How Democratic Activists Think About 2020
(Bloomberg Opinion) -- Perhaps the biggest question going into the 2020 presidential nomination cycle is the extent to which political parties control these choices. From about 1980 through 2012, it appeared that parties were able to exert quite a bit of influence, with coalition-style candidates such as Ronald Reagan, Bill Clinton, George W. Bush and Barack Obama — as well as Walter Mondale, Bob Dole and John McCain — defeating factional candidates such as Jesse Jackson, Paul Tsongas and Mike Huckabee. That all changed in 2016 on the Republican side, with Donald Trump winning despite outright hostility from most party actors.
One of the difficulties in answering questions about party influence actually mirrors the challenges parties have in wielding influence: Political parties in the U.S. are large, non-hierarchical organizations made up of both formal organizations (such as the Democratic National Committee) and informal networks of a variety of party actors. A lot of research has focused on high-profile endorsements, in part because they’re fairly easy to study. The politicians and formal party officials whose endorsements tend to be tracked, however, are only a fairly small subset of the thousands and thousands of party actors who may matter within the party.
That’s why I’m so enthusiastic about University of Denver political scientist Seth Masket’s new research project. Masket, the author of “No Middle Ground” and “The Inevitable Party,” is one of the most important scholars of party networks. He’s been talking to activists in Iowa, New Hampshire, Nevada and South Carolina and with Washington-based activists about the 2020 nomination, including a series of surveys about their candidates preferences and more. His latest results are over at FiveThirtyEight. I spoke with him over email about what his research tells us about the horse race right now — and what it means more broadly about the Democratic Party as it approaches the election.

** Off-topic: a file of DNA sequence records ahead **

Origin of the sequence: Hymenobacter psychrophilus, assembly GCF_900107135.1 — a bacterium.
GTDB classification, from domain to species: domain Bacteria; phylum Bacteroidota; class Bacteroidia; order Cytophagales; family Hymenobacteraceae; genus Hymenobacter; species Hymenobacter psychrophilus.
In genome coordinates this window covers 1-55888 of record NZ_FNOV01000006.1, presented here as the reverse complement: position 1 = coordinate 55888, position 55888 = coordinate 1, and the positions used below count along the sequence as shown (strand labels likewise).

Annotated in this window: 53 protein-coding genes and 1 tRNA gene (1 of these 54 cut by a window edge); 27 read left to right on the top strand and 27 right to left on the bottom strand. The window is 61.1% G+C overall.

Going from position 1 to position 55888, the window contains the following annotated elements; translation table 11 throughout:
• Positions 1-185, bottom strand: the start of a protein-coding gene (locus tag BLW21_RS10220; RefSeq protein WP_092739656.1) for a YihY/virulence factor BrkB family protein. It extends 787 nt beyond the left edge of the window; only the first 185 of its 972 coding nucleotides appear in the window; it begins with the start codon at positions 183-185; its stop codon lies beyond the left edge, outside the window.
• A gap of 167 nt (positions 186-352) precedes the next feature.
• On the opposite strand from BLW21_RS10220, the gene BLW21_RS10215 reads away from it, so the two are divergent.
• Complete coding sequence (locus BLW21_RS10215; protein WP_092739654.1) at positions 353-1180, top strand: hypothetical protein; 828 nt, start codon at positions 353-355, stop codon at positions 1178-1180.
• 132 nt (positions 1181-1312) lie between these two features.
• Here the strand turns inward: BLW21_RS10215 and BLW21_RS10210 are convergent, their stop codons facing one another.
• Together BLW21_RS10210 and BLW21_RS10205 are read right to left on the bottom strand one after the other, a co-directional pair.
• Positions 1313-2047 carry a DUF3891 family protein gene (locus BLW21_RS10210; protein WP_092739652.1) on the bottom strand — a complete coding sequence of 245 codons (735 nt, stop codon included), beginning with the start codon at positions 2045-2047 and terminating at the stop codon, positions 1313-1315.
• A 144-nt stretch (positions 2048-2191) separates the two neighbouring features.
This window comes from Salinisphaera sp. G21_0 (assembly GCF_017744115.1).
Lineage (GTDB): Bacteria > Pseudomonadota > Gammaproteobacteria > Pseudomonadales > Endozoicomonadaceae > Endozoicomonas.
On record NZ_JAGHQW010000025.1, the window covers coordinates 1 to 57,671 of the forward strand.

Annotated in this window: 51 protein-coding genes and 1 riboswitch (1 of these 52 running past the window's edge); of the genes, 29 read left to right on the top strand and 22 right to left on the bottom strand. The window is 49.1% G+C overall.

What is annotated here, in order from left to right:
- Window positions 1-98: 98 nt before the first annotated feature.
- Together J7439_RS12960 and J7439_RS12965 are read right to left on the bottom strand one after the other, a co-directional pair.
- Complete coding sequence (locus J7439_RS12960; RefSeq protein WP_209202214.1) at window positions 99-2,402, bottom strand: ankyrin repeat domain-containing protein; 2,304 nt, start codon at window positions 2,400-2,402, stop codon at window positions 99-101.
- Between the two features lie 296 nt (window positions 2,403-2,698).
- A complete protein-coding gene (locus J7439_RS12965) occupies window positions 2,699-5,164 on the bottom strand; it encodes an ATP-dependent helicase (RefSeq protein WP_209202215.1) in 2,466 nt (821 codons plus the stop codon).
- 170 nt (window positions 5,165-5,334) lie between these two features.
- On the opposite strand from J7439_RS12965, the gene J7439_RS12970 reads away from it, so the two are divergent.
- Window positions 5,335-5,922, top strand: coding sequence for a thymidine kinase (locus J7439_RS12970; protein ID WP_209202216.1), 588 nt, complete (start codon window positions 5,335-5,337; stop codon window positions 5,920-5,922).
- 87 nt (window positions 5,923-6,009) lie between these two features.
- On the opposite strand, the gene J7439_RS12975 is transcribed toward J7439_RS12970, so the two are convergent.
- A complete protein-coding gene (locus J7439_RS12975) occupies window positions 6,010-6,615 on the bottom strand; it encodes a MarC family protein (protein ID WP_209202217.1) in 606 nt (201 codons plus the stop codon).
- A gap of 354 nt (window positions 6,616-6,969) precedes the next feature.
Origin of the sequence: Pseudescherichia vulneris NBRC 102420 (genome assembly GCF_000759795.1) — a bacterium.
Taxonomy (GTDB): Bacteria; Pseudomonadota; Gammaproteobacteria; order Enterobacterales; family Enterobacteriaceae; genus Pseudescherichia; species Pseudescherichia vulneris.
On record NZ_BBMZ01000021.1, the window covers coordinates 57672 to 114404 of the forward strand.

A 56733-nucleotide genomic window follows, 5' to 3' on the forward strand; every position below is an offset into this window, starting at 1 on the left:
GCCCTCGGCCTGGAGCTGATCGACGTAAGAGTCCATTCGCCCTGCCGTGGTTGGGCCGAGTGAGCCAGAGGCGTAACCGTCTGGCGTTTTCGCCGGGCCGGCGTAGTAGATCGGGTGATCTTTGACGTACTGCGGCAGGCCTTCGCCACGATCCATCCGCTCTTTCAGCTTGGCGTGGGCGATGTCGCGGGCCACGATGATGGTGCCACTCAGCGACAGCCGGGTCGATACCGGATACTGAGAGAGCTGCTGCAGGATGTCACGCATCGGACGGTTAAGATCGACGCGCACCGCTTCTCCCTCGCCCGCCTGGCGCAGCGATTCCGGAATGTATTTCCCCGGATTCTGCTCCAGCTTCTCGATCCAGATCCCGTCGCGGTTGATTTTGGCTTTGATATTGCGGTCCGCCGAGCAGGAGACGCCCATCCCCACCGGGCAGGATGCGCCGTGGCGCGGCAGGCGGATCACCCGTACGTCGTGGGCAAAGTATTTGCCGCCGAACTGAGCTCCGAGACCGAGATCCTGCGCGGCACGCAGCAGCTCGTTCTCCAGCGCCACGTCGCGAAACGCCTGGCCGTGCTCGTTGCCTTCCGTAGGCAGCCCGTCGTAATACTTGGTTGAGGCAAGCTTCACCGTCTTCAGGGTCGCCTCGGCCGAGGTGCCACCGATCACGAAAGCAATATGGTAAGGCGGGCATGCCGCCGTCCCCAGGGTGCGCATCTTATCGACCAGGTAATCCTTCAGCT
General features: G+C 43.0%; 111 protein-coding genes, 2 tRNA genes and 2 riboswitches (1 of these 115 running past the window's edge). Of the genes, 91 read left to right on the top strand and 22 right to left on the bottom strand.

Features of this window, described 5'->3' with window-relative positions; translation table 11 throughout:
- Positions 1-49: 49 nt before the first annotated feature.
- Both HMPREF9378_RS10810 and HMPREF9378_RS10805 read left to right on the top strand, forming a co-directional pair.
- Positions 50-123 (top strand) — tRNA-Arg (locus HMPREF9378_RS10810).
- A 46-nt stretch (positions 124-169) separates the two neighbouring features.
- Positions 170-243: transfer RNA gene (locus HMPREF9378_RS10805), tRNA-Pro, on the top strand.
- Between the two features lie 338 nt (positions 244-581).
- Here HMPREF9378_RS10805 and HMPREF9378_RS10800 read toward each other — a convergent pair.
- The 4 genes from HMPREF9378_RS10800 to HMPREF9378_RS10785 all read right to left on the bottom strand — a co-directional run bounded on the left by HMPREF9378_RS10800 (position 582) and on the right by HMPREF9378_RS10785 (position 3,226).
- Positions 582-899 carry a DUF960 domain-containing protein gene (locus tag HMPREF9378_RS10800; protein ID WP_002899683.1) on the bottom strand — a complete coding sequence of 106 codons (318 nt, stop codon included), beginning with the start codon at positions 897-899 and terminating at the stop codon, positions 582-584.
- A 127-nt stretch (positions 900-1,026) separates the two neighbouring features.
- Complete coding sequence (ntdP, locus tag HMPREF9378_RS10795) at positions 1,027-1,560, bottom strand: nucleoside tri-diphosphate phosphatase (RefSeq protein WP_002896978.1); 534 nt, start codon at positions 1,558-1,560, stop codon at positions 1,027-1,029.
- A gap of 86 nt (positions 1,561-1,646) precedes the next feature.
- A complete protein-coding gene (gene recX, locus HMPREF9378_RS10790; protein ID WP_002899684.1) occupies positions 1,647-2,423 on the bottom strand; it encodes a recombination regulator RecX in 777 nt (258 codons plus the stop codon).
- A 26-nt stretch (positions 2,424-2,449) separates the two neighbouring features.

Jonathan Bernstein: I know you aren’t claiming that your data are necessarily representative of all Democrats or predictive, but forget those caveats and let’s get right to it: What are these activists saying that’s different from the conventional wisdom about the nomination battle right now?
Seth Masket: The big difference is that my surveys suggest that Biden and Sanders are possibly being overrated by the polls right now. Democratic activists obviously know who they are, and many are considering them, but they appear to be at most in the mid tier of candidates right now. Harris and Booker look much stronger in my surveys than in the polls.
Another thing my latest round of questions shows is that Sanders has the most enthusiastic supporters, but also the most enthusiastic detractors. Most of the activists considering one of the other top tier candidates said they do not want to see Sanders become the nominee. At least from these surveys, Sanders is looking like a factional candidate — he’s got an enthusiastic base but a low ceiling. Conversely, Harris is broadly liked and has almost no detractors.
JB: Do you see hostility to Biden, or does he just not stand out? Other than Sanders, is there hostility to any of the other candidates?
SM: Biden produced a lot of hostility, as well, although somewhat less than Sanders. The candidates producing the most negative feelings among the activists were Gabbard, Sanders, Biden, Delaney and Yang, although only Sanders and Biden have much positive support to fall back on.
To some extent, for Sanders and Biden, this could be related to their visibility in the field, and the fact that they’ve run before and their stances and vulnerabilities are well known. Still, Harris and Booker are pretty well known among activists at this point and haven’t generated as much hostility.
JB: Harris and Booker have been right at the top in each wave of your survey. Do you get the sense that activists are close to settling for one or both of them and will try to accelerate some winnowing of the rest, or are they still pretty open to the other dozen or so contenders?